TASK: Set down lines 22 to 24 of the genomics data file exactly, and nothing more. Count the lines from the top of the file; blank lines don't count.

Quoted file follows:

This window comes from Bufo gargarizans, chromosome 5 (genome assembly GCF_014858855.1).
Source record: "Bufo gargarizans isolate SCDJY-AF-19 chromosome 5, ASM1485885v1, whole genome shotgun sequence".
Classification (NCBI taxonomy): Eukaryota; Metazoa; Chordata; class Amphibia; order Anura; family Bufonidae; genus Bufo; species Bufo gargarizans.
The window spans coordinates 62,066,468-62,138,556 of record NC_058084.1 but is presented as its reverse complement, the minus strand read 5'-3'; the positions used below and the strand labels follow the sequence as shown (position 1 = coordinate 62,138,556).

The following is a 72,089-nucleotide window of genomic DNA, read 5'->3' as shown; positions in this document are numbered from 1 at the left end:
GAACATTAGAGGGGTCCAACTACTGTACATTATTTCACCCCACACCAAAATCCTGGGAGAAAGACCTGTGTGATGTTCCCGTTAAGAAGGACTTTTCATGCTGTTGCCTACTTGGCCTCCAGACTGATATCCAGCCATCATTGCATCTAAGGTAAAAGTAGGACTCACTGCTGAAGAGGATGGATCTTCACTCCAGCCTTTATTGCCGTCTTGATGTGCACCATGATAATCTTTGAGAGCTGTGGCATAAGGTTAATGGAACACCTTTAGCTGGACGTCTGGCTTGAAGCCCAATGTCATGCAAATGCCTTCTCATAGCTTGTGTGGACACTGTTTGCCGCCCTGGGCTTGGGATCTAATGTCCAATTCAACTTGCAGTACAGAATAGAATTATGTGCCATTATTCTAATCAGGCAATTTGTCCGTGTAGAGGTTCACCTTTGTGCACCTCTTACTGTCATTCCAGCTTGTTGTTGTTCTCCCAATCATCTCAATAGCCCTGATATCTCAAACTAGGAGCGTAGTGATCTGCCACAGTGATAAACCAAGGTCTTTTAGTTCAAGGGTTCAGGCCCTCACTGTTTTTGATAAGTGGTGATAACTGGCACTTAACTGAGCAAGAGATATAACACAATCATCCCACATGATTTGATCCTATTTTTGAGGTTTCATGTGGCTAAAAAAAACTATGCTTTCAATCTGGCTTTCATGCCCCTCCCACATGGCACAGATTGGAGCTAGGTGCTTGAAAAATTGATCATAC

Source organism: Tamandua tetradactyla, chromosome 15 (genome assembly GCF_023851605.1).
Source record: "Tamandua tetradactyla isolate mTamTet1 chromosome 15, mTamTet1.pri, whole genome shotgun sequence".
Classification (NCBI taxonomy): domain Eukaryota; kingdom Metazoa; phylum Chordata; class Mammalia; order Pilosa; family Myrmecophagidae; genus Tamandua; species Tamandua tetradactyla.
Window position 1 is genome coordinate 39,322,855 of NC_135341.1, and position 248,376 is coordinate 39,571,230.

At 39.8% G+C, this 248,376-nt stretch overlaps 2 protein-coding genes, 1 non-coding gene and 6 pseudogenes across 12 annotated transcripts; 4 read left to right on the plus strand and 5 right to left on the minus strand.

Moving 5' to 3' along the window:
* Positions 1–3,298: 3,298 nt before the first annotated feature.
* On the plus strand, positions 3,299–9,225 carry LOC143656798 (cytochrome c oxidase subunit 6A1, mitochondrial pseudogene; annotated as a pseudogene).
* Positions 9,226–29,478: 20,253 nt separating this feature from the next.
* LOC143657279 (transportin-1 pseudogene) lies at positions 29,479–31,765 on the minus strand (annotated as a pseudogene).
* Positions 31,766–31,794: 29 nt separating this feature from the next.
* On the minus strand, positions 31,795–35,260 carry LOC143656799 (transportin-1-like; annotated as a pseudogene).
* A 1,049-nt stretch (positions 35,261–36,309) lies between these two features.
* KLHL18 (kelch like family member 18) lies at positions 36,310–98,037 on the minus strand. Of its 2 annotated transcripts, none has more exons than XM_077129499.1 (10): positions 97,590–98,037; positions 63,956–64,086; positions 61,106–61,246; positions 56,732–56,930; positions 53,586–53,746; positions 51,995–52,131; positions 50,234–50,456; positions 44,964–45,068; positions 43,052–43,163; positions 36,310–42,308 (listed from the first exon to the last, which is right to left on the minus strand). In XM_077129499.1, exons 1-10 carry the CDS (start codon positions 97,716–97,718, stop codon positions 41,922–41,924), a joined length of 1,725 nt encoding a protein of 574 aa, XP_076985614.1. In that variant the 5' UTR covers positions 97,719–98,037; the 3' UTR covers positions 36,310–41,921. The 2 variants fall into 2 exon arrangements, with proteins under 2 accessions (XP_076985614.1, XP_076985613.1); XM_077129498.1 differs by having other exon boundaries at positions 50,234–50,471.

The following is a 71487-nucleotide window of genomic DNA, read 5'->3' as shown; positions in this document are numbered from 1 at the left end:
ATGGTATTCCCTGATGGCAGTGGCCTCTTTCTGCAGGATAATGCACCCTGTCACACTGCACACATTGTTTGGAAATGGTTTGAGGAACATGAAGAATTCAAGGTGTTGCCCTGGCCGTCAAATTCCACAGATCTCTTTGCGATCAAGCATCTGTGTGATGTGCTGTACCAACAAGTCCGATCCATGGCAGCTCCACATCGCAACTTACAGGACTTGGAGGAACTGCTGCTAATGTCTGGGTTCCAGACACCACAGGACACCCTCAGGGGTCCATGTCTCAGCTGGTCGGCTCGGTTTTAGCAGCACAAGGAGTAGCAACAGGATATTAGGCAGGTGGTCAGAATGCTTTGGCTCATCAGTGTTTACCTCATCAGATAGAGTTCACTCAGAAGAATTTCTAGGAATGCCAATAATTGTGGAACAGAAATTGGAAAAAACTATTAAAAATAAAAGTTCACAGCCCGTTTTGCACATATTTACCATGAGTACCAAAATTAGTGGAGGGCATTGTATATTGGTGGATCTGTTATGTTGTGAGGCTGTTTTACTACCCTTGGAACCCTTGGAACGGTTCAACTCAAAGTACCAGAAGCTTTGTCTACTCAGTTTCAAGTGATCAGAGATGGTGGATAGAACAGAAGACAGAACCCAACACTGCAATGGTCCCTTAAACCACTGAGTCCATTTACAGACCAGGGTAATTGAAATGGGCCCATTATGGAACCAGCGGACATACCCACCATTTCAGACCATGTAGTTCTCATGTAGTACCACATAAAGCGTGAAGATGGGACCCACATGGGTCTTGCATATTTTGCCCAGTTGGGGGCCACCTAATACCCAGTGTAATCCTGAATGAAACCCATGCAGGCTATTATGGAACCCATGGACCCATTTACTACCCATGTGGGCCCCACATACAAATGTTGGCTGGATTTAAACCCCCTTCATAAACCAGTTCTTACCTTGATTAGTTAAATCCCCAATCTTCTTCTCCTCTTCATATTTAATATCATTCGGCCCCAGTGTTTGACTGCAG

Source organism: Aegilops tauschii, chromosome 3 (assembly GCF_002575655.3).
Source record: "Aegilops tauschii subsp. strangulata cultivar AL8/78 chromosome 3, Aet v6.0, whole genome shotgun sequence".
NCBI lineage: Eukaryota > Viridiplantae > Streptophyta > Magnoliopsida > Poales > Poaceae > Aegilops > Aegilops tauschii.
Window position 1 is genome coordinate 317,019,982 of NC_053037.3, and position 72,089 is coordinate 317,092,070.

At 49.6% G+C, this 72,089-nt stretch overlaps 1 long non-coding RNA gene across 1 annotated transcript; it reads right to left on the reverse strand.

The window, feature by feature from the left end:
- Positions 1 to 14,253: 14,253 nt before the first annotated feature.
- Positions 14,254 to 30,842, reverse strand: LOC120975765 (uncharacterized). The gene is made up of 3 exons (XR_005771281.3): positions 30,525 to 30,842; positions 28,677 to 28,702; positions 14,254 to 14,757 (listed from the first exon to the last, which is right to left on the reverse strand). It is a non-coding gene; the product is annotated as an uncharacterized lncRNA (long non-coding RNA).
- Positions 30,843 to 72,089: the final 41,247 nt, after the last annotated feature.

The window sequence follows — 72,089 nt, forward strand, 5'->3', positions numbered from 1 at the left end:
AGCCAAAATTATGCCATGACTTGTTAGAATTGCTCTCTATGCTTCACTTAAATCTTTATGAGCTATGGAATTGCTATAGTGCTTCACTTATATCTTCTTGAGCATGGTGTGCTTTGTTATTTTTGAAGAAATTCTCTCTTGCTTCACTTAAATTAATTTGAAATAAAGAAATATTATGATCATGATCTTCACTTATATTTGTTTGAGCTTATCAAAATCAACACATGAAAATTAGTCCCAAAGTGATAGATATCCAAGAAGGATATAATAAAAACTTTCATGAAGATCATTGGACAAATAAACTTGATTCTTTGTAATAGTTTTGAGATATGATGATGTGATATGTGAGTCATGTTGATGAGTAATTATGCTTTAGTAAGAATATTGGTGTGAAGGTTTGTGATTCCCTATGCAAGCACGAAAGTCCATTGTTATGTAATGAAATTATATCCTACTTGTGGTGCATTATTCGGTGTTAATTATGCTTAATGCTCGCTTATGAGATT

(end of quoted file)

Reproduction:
ATGGTATTCCCTGATGGCAGTGGCCTCTTTCTGCAGGATAATGCACCCTGTCACACTGCACACATTGTTTGGAAATGGTTTGAGGAACATGAAGAATTCAAGGTGTTGCCCTGGCCGTCAAATTCCACAGATCTCTTTGCGATCAAGCATCTGTGTGATGTGCTGTACCAACAAGTCCGATCCATGGCAGCTCCACATCGCAACTTACAGGACTTGGAGGAACTGCTGCTAATGTCTGGGTTCCAGACACCACAGGACACCCTCAGGGGTCCATGTCTCAGCTGGTCGGCTCGGTTTTAGCAGCACAAGGAGTAGCAACAGGATATTAGGCAGGTGGTCAGAATGCTTTGGCTCATCAGTGTTTACCTCATCAGATAGAGTTCACTCAGAAGAATTTCTAGGAATGCCAATAATTGTGGAACAGAAATTGGAAAAAACTATTAAAAATAAAAGTTCACAGCCCGTTTTGCACATATTTACCATGAGTACCAAAATTAGTGGAGGGCATTGTATATTGGTGGATCTGTTATGTTGTGAGGCTGTTTTACTACCCTTGGAACCCTTGGAACGGTTCAACTCAAAGTACCAGAAGCTTTGTCTACTCAGTTTCAAGTGATCAGAGATGGTGGATAGAACAGAAGACAGAACCCAACACTGCAATGGTCCCTTAAACCACTGAGTCCATTTACAGACCAGGGTAATTGAAATGGGCCCATTATGGAACCAGCGGACATACCCACCATTTCAGACCATGTAGTTCTCATGTAGTACCACATAAAGCGTGAAGATGGGACCCACATGGGTCTTGCATATTTTGCCCAGTTGGGGGCCACCTAATACCCAGTGTAATCCTGAATGAAACCCATGCAGGCTATTATGGAACCCATGGACCCATTTACTACCCATGTGGGCCCCACATACAAATGTTGGCTGGATTTAAACCCCCTTCATAAACCAGTTCTTACCTTGATTAGTTAAATCCCCAATCTTCTTCTCCTCTTCATATTTAATATCATTCGGCCCCAGTGTTTGACTGCAG

Source organism: Aegilops tauschii, chromosome 3 (assembly GCF_002575655.3).
Source record: "Aegilops tauschii subsp. strangulata cultivar AL8/78 chromosome 3, Aet v6.0, whole genome shotgun sequence".